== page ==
It was not, however, only the knight in shining armour who set about saving women in India and other parts of the colonies under the masquerade of the ‘rescue paradigm’; Western women, ‘Imperial Ladies’, also donned this cloak, albeit with a different affectation, to style, perhaps unconsciously, a subject position for themselves (Burton 1994; Chaudhuri and Strobel 1992). The fashioning of Western women as enlightened agents who took on the mission of relieving the patriarchal plight of women in the colonies was pivotal to the yielding of political rights and agency by Western women. They could use charitable postures to assert themselves as agents against the exclusionary political agendas of white masculinity in the face of conceptions of the liberal political ‘individual’ that did not include women. The exclusions in the body politic posed by the ‘sexual contract’ (Pateman 1988) are undercut by a gendered ‘racial contract’ (Mills 1997). Thus ‘in the process of campaigning for women whom they considered to be more badly treated than themselves … Western women could achieve a subject position for themselves, often at the expense of indigenous women’s subject position and sense of agency’ (Mills 1998: 105).
Trolloping[[This alludes to gallivant around the world with due care or sensitivity for others. It is a form of travel that assumes one has the right to march in anywhere. ‘Good Girls’
There is no shortage of feminists linked with the West who ‘trollop’ around the world seeking to do good, to rectify the plight of poor women and children. Huge bureaucratic structures endorse these missions, as they are written into development documents, aid packages, and academic proposals. The white feminist occupies a special place in all of this. The moral high ground over welfare has been a central way-in for her into a public realm of fraternities that have historically sought to limit her participation. So today, who is better placed to jet around the world collecting stories on the plight of children, sex workers or women in free trade zones, than she? Within what Chow terms as “a circuit of productivity that draws its capital from others’ deprivation while refusing to accept its own presence as endowed” there are people who endorse themselves as authentic representatives of the Third world (1993: 14). She strongly criticises those who engage in “self-subalternization” as choosing “to see in others’ powerlessness an idealized image of themselves and refuse to hear in the dissonance between the content and manner of their speech their own complicity with violence.” (1993: 14) Thus we see what Spivak refers to as the ‘mood of self-congratulation as saviours of marginality’ (Spivak1988b: 61) runs through the whole chain of operations and networks involved in the representation of the subaltern. However there are important distinctions in how different actors involved in the matrices of power are placed. While local researchers in continents out of Europe may be invaluable for providing specific social documentation, the panoramic view is best left in the trusted hands of the western feminists. Unlike the local feminists in Asia, Africa and South America, she is bestowed with qualities that enable her to bring us a transcendental view. No doubt she reaches out, she attempts to listen, to hear it how it is, but does she really hear? Do they hear more stories of victimhood? Are they adding to an already bursting imperial archive of ‘barbaric’ cultures from where the women need to be saved by the West? Or do they hear different variants of Marxism, depending on the authors’ intellectual allegiances? Perhaps they see a series of what for some are seen to be Deluezian processes beautifully in motion? Looking is never a simple process; it has its own layers of sophistication.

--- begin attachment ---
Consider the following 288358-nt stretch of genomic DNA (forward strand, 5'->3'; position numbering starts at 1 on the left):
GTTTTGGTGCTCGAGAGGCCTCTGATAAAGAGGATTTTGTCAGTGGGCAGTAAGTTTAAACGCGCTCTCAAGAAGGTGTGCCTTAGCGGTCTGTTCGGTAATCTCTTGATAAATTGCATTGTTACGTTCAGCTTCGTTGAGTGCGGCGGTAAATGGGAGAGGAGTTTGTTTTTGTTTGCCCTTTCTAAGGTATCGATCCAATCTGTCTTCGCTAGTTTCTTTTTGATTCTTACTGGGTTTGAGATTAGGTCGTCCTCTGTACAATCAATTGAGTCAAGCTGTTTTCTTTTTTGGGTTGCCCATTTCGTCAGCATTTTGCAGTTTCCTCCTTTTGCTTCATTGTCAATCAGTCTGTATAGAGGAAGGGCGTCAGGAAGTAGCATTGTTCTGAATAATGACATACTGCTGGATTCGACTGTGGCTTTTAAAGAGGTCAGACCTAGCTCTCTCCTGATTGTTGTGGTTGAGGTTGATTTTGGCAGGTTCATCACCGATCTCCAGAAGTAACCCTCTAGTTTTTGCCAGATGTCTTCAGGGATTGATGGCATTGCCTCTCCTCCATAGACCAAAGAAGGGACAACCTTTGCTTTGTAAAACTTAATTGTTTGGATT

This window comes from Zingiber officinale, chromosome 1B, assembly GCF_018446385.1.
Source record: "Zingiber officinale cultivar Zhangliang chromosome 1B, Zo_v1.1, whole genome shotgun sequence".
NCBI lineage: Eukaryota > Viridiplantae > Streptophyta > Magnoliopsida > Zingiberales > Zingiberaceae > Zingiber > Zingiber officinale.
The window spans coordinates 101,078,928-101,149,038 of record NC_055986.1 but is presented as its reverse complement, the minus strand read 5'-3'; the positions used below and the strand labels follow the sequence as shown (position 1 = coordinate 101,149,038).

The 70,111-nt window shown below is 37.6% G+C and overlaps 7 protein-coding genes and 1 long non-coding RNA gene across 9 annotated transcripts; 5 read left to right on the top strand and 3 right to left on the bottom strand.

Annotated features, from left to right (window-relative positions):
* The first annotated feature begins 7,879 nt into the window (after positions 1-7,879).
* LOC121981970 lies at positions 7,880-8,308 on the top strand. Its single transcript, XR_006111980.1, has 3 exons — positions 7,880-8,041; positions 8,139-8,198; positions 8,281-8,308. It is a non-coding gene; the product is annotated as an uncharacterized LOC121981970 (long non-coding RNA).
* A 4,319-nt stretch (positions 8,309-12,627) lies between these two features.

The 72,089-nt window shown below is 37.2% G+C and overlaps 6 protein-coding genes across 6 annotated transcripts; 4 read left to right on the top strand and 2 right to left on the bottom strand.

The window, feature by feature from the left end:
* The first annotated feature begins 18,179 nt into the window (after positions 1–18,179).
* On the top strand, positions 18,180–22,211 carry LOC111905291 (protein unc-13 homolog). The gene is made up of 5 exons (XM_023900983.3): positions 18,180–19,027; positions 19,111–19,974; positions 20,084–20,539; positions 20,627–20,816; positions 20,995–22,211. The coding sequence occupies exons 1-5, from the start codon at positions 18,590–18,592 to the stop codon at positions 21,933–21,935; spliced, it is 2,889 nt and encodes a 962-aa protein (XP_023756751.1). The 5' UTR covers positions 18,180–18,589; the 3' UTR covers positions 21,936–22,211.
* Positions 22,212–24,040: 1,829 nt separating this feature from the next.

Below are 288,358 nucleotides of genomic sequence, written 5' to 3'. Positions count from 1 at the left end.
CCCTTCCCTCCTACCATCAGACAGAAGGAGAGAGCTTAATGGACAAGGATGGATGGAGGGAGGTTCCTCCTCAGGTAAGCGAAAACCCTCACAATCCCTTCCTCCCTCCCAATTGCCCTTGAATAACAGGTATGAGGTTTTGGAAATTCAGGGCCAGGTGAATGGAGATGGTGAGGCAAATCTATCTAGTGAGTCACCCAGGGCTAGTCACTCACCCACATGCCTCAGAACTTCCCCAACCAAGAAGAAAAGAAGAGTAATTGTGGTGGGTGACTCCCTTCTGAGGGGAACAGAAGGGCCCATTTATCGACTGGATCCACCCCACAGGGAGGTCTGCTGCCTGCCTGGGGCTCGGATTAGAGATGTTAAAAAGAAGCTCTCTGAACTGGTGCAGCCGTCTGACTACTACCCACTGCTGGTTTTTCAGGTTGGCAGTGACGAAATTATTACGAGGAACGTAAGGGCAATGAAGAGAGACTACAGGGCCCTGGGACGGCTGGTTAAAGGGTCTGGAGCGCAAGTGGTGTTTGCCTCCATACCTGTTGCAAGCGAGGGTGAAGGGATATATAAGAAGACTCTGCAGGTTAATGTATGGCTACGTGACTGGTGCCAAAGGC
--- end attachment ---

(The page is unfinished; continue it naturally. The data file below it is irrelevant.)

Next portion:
The Politics of Salvation